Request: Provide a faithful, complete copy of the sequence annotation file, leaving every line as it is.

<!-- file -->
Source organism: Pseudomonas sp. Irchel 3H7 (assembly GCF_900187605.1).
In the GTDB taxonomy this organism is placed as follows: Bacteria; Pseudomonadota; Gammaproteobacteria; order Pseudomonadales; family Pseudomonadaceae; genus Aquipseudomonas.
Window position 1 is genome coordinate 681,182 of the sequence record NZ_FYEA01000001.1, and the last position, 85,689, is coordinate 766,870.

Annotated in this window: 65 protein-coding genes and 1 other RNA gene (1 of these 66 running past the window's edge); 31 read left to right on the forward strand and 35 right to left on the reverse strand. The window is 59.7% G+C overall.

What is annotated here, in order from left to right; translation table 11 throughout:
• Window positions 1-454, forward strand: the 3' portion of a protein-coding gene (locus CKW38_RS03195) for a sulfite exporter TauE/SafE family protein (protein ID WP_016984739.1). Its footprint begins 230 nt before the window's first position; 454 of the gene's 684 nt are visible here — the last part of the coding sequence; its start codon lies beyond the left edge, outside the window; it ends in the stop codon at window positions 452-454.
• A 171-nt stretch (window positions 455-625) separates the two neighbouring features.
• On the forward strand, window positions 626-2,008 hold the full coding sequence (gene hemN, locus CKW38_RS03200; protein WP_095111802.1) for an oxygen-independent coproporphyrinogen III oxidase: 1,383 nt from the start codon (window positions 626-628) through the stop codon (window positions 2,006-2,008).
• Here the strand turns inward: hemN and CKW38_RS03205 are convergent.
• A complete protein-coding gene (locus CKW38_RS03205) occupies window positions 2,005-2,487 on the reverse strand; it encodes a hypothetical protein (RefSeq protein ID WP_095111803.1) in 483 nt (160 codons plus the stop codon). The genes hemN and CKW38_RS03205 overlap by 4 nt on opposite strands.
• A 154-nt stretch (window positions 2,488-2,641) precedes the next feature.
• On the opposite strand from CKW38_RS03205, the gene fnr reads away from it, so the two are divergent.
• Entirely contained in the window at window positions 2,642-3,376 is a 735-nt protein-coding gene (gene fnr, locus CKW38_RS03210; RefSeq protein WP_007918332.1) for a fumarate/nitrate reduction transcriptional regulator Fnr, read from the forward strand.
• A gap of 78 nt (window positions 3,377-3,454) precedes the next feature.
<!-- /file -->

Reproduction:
Source organism: Pseudomonas sp. Irchel 3H7 (assembly GCF_900187605.1).
In the GTDB taxonomy this organism is placed as follows: Bacteria; Pseudomonadota; Gammaproteobacteria; order Pseudomonadales; family Pseudomonadaceae; genus Aquipseudomonas.
Window position 1 is genome coordinate 681,182 of the sequence record NZ_FYEA01000001.1, and the last position, 85,689, is coordinate 766,870.

Annotated in this window: 65 protein-coding genes and 1 other RNA gene (1 of these 66 running past the window's edge); 31 read left to right on the forward strand and 35 right to left on the reverse strand. The window is 59.7% G+C overall.

What is annotated here, in order from left to right; translation table 11 throughout:
• Window positions 1-454, forward strand: the 3' portion of a protein-coding gene (locus CKW38_RS03195) for a sulfite exporter TauE/SafE family protein (protein ID WP_016984739.1). Its footprint begins 230 nt before the window's first position; 454 of the gene's 684 nt are visible here — the last part of the coding sequence; its start codon lies beyond the left edge, outside the window; it ends in the stop codon at window positions 452-454.
• A 171-nt stretch (window positions 455-625) separates the two neighbouring features.
• On the forward strand, window positions 626-2,008 hold the full coding sequence (gene hemN, locus CKW38_RS03200; protein WP_095111802.1) for an oxygen-independent coproporphyrinogen III oxidase: 1,383 nt from the start codon (window positions 626-628) through the stop codon (window positions 2,006-2,008).
• Here the strand turns inward: hemN and CKW38_RS03205 are convergent.
• A complete protein-coding gene (locus CKW38_RS03205) occupies window positions 2,005-2,487 on the reverse strand; it encodes a hypothetical protein (RefSeq protein ID WP_095111803.1) in 483 nt (160 codons plus the stop codon). The genes hemN and CKW38_RS03205 overlap by 4 nt on opposite strands.
• A 154-nt stretch (window positions 2,488-2,641) precedes the next feature.
• On the opposite strand from CKW38_RS03205, the gene fnr reads away from it, so the two are divergent.
• Entirely contained in the window at window positions 2,642-3,376 is a 735-nt protein-coding gene (gene fnr, locus CKW38_RS03210; RefSeq protein WP_007918332.1) for a fumarate/nitrate reduction transcriptional regulator Fnr, read from the forward strand.
• A gap of 78 nt (window positions 3,377-3,454) precedes the next feature.